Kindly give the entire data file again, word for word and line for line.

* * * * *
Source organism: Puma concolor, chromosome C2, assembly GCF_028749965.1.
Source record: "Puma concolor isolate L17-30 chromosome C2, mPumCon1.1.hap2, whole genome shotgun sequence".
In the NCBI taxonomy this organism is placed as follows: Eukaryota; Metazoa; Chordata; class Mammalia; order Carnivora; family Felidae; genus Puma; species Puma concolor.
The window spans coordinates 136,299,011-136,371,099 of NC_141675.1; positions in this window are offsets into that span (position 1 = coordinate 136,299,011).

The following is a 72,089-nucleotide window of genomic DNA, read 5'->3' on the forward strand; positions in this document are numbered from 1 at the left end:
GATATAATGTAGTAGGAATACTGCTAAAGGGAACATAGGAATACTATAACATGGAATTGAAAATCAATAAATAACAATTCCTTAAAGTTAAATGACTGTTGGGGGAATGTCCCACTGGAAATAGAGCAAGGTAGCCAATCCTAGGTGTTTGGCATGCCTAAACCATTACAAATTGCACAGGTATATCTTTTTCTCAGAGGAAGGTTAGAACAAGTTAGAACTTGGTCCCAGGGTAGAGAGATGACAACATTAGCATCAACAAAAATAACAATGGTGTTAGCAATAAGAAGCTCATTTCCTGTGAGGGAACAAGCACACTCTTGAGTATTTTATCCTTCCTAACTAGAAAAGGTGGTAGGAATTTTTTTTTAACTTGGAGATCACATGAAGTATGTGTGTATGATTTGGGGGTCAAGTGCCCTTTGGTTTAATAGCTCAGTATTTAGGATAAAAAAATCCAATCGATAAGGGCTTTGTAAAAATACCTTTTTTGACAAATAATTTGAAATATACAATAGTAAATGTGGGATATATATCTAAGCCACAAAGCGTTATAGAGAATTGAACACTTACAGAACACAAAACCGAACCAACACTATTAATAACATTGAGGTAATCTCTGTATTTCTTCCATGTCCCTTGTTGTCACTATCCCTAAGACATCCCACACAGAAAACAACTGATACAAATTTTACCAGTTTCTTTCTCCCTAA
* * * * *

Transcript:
Source organism: Puma concolor, chromosome C2, assembly GCF_028749965.1.
Source record: "Puma concolor isolate L17-30 chromosome C2, mPumCon1.1.hap2, whole genome shotgun sequence".
In the NCBI taxonomy this organism is placed as follows: Eukaryota; Metazoa; Chordata; class Mammalia; order Carnivora; family Felidae; genus Puma; species Puma concolor.
The window spans coordinates 136,299,011-136,371,099 of NC_141675.1; positions in this window are offsets into that span (position 1 = coordinate 136,299,011).

The following is a 72,089-nucleotide window of genomic DNA, read 5'->3' on the forward strand; positions in this document are numbered from 1 at the left end:
GATATAATGTAGTAGGAATACTGCTAAAGGGAACATAGGAATACTATAACATGGAATTGAAAATCAATAAATAACAATTCCTTAAAGTTAAATGACTGTTGGGGGAATGTCCCACTGGAAATAGAGCAAGGTAGCCAATCCTAGGTGTTTGGCATGCCTAAACCATTACAAATTGCACAGGTATATCTTTTTCTCAGAGGAAGGTTAGAACAAGTTAGAACTTGGTCCCAGGGTAGAGAGATGACAACATTAGCATCAACAAAAATAACAATGGTGTTAGCAATAAGAAGCTCATTTCCTGTGAGGGAACAAGCACACTCTTGAGTATTTTATCCTTCCTAACTAGAAAAGGTGGTAGGAATTTTTTTTTAACTTGGAGATCACATGAAGTATGTGTGTATGATTTGGGGGTCAAGTGCCCTTTGGTTTAATAGCTCAGTATTTAGGATAAAAAAATCCAATCGATAAGGGCTTTGTAAAAATACCTTTTTTGACAAATAATTTGAAATATACAATAGTAAATGTGGGATATATATCTAAGCCACAAAGCGTTATAGAGAATTGAACACTTACAGAACACAAAACCGAACCAACACTATTAATAACATTGAGGTAATCTCTGTATTTCTTCCATGTCCCTTGTTGTCACTATCCCTAAGACATCCCACACAGAAAACAACTGATACAAATTTTACCAGTTTCTTTCTCCCTAA